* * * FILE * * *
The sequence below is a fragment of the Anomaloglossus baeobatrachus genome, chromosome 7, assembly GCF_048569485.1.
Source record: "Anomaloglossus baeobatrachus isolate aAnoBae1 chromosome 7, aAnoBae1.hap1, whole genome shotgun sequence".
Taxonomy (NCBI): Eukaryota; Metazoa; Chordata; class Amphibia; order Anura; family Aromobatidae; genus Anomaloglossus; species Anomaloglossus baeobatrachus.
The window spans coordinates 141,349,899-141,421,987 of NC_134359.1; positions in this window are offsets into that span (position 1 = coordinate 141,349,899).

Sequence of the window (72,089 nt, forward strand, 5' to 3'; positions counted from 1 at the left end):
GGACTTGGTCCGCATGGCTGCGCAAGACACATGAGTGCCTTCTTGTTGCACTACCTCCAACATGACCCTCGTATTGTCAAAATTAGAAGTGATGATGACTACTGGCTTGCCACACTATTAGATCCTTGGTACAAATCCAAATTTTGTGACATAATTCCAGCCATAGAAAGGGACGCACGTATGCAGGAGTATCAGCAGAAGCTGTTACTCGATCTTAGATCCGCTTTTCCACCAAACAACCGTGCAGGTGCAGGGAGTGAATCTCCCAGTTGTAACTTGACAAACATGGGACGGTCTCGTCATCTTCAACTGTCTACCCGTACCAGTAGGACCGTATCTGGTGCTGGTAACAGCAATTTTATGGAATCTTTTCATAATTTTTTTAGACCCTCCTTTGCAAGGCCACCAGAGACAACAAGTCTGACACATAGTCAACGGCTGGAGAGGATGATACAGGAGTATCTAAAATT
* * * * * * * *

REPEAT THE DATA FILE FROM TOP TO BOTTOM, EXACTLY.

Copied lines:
The sequence below is a fragment of the Anomaloglossus baeobatrachus genome, chromosome 7, assembly GCF_048569485.1.
Source record: "Anomaloglossus baeobatrachus isolate aAnoBae1 chromosome 7, aAnoBae1.hap1, whole genome shotgun sequence".
Taxonomy (NCBI): Eukaryota; Metazoa; Chordata; class Amphibia; order Anura; family Aromobatidae; genus Anomaloglossus; species Anomaloglossus baeobatrachus.
The window spans coordinates 141,349,899-141,421,987 of NC_134359.1; positions in this window are offsets into that span (position 1 = coordinate 141,349,899).

Sequence of the window (72,089 nt, forward strand, 5' to 3'; positions counted from 1 at the left end):
GGACTTGGTCCGCATGGCTGCGCAAGACACATGAGTGCCTTCTTGTTGCACTACCTCCAACATGACCCTCGTATTGTCAAAATTAGAAGTGATGATGACTACTGGCTTGCCACACTATTAGATCCTTGGTACAAATCCAAATTTTGTGACATAATTCCAGCCATAGAAAGGGACGCACGTATGCAGGAGTATCAGCAGAAGCTGTTACTCGATCTTAGATCCGCTTTTCCACCAAACAACCGTGCAGGTGCAGGGAGTGAATCTCCCAGTTGTAACTTGACAAACATGGGACGGTCTCGTCATCTTCAACTGTCTACCCGTACCAGTAGGACCGTATCTGGTGCTGGTAACAGCAATTTTATGGAATCTTTTCATAATTTTTTTAGACCCTCCTTTGCAAGGCCACCAGAGACAACAAGTCTGACACATAGTCAACGGCTGGAGAGGATGATACAGGAGTATCTAAAATT